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« Reply #5 on: December 09, 2008, 05:55:58 PM »

Usually the word a day emails have really unusual words you don't normally hear in conversation.  I used to subscribe to one that did themes, such as words for criminal activities in 18th century London.  Great fun!  The only problem was they'd clog my email box if I missed checking it for a week.
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« Reply #6 on: December 09, 2008, 05:59:51 PM »

LOL, I know! Cheesy
Mine have begun to pile up!

They have kid-based word a day things, though. Don't know how they measure up.
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« Reply #7 on: December 09, 2008, 11:01:54 PM »

I showed our 15 y.o. son the article and some of the comments that "Telegraph" readers have posted.  He (a great reader) thought that removing those words was quite ridiculous and was suddenly struck with inspiration when he lowered his voice to baritone/high bass and said


"I find your lack of vocabulary disturbing...."

 Grin


one comment was that with the removal of both "monarch" and "corgi" the new dictionary must be a covert attack on Her Majesty the Queen.   Cheesy


Ebor
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« Reply #8 on: December 10, 2008, 12:09:50 AM »

Quote
"I find your lack of vocabulary disturbing...."

Lol. Smiley

I have to ask, what is the point behind using a "Junior" dictionary? I mean, what specific purpose does it serve that a regular dictionary does not? When I was a kid we just used a regular dictionary.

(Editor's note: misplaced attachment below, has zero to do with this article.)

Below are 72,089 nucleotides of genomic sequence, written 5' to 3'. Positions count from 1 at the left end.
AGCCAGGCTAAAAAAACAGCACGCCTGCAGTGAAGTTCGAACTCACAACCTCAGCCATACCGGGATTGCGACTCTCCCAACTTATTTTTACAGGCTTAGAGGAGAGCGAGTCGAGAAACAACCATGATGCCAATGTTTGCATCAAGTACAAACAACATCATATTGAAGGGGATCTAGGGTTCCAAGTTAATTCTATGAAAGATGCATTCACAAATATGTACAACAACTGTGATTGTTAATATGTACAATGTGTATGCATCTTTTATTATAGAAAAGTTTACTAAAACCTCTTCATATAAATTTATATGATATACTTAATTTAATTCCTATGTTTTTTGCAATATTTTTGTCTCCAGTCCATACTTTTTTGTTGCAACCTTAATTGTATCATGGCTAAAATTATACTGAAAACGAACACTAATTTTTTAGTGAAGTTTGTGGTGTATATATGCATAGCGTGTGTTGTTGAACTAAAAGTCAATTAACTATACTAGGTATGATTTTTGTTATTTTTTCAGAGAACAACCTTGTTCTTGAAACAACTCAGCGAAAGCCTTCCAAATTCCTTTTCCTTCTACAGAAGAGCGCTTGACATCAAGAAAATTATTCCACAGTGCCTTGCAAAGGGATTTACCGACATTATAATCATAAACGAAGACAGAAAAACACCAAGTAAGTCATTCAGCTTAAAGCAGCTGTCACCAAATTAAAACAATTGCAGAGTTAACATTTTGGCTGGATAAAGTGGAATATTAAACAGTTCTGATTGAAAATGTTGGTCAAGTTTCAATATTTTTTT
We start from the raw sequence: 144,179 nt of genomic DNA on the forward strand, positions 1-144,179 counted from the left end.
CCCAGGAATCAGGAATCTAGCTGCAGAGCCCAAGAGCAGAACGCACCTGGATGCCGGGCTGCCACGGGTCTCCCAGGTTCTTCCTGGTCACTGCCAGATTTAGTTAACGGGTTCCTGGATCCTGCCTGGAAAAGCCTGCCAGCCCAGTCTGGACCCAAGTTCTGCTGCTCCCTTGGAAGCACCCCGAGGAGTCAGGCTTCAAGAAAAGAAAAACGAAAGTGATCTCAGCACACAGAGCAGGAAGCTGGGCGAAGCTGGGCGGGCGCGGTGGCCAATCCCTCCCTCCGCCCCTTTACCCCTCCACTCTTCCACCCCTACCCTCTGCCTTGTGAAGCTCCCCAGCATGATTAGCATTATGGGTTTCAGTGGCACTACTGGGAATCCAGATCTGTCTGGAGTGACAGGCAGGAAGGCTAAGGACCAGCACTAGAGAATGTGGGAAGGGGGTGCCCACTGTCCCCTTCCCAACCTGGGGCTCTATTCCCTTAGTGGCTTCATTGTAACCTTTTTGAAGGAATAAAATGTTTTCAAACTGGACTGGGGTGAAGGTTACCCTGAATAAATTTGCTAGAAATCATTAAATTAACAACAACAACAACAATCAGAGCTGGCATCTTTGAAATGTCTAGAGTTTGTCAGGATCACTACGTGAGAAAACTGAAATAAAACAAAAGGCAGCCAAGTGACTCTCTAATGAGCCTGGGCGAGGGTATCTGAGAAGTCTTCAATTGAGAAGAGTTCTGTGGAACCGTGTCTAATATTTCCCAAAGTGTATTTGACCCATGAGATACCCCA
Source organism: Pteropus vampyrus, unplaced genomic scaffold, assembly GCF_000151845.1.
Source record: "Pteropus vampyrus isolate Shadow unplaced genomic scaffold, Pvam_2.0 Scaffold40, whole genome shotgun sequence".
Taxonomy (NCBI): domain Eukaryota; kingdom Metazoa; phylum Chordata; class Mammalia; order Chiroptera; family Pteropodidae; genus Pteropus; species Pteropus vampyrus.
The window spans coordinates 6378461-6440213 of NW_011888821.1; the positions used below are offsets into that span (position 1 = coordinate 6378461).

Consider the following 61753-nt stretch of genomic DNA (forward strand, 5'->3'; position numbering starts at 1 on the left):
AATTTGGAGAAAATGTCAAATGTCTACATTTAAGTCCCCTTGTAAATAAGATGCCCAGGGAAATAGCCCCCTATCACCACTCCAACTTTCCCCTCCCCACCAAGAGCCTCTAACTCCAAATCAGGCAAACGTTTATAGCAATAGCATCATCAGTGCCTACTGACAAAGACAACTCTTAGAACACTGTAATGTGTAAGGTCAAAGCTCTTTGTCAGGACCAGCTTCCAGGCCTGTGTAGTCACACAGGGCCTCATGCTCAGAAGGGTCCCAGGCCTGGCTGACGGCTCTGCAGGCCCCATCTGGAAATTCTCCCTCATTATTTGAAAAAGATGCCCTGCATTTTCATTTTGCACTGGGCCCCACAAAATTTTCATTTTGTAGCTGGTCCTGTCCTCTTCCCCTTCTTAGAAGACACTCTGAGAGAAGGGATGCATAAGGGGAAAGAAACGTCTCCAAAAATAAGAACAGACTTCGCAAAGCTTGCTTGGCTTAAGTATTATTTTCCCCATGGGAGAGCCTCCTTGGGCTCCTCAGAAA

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« Reply #9 on: December 10, 2008, 11:23:20 AM »

^Indeed, you have a good point here.  I say an OED for every house!
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« Reply #10 on: December 10, 2008, 12:11:22 PM »

Quote
"I find your lack of vocabulary disturbing...."

Lol. Smiley

I have to ask, what is the point behind using a "Junior" dictionary? I mean, what specific purpose does it serve that a regular dictionary does not? When I was a kid we just used a regular dictionary.

^Indeed, you have a good point here.  I say an OED for every house!

Well, we have the OED and junior dictionaries (though not the OUP ones) in our house and I can tell you why both are good to have.  The OED is the 2 volume cinderblock   err mighty Tome set with 4 pages printed on each page in tiny print* (and wouldn't you know that the children seem to have carried off the magnifying glass that came with it  Cheesy ).  It is the dictionary of choice for meanings, roots and origins of words in the English language and it doesn't leave things out.  When the older children (15 and 12) don't know what a word means they get referred to that.